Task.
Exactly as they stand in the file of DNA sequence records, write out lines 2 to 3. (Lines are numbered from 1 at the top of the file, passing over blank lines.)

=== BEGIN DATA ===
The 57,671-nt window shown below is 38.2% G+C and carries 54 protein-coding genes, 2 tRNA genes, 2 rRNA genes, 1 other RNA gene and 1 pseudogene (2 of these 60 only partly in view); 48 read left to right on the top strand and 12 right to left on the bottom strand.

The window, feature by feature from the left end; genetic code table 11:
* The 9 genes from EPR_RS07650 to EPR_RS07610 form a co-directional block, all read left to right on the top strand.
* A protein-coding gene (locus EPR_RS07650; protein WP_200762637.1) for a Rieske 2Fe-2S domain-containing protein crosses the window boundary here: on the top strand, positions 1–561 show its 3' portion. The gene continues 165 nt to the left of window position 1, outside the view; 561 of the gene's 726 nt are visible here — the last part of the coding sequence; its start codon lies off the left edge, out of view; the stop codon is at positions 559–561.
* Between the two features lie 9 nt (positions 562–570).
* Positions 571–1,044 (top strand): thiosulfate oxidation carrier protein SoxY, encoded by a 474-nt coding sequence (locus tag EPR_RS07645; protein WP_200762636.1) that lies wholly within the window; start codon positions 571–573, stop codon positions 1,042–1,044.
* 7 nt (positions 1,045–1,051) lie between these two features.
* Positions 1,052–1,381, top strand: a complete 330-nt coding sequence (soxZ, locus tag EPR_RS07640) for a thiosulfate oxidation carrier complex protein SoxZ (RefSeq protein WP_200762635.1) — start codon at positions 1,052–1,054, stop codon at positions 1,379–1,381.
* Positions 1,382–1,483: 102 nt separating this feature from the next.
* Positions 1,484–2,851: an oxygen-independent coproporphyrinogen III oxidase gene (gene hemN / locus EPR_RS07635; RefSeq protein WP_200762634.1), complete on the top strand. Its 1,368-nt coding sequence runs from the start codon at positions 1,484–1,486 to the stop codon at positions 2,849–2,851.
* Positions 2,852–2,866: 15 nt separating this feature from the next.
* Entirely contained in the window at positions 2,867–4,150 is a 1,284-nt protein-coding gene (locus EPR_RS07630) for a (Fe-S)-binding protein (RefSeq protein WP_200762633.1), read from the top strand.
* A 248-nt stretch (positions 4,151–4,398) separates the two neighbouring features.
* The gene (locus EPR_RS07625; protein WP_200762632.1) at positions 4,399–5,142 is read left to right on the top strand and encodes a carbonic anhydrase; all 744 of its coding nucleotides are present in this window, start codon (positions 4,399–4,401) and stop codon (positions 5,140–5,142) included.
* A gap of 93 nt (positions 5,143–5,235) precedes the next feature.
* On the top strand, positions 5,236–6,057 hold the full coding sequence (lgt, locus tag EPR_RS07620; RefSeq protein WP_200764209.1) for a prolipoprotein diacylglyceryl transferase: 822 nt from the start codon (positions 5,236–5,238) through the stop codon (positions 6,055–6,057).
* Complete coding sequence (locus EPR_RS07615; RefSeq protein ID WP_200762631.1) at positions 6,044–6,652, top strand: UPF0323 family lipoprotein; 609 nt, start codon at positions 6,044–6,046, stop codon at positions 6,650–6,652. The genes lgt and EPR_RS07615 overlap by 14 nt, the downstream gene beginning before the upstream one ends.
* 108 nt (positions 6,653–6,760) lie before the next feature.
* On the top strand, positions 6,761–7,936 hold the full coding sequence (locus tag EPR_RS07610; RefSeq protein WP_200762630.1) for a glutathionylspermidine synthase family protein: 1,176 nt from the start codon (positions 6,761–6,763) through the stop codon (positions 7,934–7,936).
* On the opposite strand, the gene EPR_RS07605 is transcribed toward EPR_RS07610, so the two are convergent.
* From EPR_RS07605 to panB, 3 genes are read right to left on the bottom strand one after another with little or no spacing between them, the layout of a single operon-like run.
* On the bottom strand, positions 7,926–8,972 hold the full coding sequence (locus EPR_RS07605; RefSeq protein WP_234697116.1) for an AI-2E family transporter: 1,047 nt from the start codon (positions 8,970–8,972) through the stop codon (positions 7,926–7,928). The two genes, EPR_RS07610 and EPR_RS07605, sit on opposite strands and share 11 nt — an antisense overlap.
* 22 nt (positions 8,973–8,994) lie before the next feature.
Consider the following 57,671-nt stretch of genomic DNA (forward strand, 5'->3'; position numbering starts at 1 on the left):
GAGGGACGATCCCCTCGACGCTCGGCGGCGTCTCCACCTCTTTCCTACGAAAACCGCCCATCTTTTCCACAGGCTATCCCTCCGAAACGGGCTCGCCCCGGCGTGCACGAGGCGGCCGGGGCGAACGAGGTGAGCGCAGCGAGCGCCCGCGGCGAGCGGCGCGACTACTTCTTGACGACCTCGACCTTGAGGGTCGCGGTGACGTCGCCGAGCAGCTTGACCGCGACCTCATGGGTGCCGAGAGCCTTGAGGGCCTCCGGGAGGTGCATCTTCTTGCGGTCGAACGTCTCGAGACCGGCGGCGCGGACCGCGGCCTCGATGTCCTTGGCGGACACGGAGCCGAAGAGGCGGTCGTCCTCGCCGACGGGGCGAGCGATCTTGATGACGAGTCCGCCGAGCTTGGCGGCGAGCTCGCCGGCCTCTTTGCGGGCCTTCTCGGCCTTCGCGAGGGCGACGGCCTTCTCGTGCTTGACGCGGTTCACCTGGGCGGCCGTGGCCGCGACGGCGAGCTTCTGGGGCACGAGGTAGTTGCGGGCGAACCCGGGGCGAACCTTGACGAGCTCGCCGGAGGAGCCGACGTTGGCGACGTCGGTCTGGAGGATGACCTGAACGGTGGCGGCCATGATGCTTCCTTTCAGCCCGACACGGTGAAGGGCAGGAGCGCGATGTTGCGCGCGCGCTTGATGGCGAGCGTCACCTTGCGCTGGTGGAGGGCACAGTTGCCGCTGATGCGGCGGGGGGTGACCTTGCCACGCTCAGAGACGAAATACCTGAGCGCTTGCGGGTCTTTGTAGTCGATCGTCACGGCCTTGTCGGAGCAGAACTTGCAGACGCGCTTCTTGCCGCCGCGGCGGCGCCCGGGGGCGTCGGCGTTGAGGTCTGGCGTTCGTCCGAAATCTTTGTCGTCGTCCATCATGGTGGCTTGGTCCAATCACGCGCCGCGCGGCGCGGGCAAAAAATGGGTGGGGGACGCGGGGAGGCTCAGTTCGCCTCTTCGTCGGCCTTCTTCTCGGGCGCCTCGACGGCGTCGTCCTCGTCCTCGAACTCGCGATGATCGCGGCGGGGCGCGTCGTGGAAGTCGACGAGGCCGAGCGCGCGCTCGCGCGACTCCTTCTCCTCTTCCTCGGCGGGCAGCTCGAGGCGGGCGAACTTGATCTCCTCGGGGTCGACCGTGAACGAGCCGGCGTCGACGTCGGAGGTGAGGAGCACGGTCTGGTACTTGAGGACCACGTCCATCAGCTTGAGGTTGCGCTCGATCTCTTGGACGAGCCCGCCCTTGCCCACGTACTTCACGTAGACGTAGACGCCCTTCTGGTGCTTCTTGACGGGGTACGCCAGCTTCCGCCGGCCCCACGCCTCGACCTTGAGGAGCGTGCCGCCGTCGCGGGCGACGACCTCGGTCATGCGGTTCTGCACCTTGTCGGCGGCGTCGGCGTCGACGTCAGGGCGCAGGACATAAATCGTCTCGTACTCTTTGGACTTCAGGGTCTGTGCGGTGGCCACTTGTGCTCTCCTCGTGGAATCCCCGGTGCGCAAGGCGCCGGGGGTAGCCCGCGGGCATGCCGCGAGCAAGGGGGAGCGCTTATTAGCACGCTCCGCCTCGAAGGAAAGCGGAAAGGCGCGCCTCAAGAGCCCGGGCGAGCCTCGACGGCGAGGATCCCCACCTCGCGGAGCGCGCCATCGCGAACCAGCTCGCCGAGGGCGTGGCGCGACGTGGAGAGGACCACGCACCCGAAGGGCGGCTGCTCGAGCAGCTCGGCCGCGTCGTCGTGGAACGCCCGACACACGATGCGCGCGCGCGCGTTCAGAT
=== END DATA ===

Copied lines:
The window, feature by feature from the left end; genetic code table 11:
* The 9 genes from EPR_RS07650 to EPR_RS07610 form a co-directional block, all read left to right on the top strand.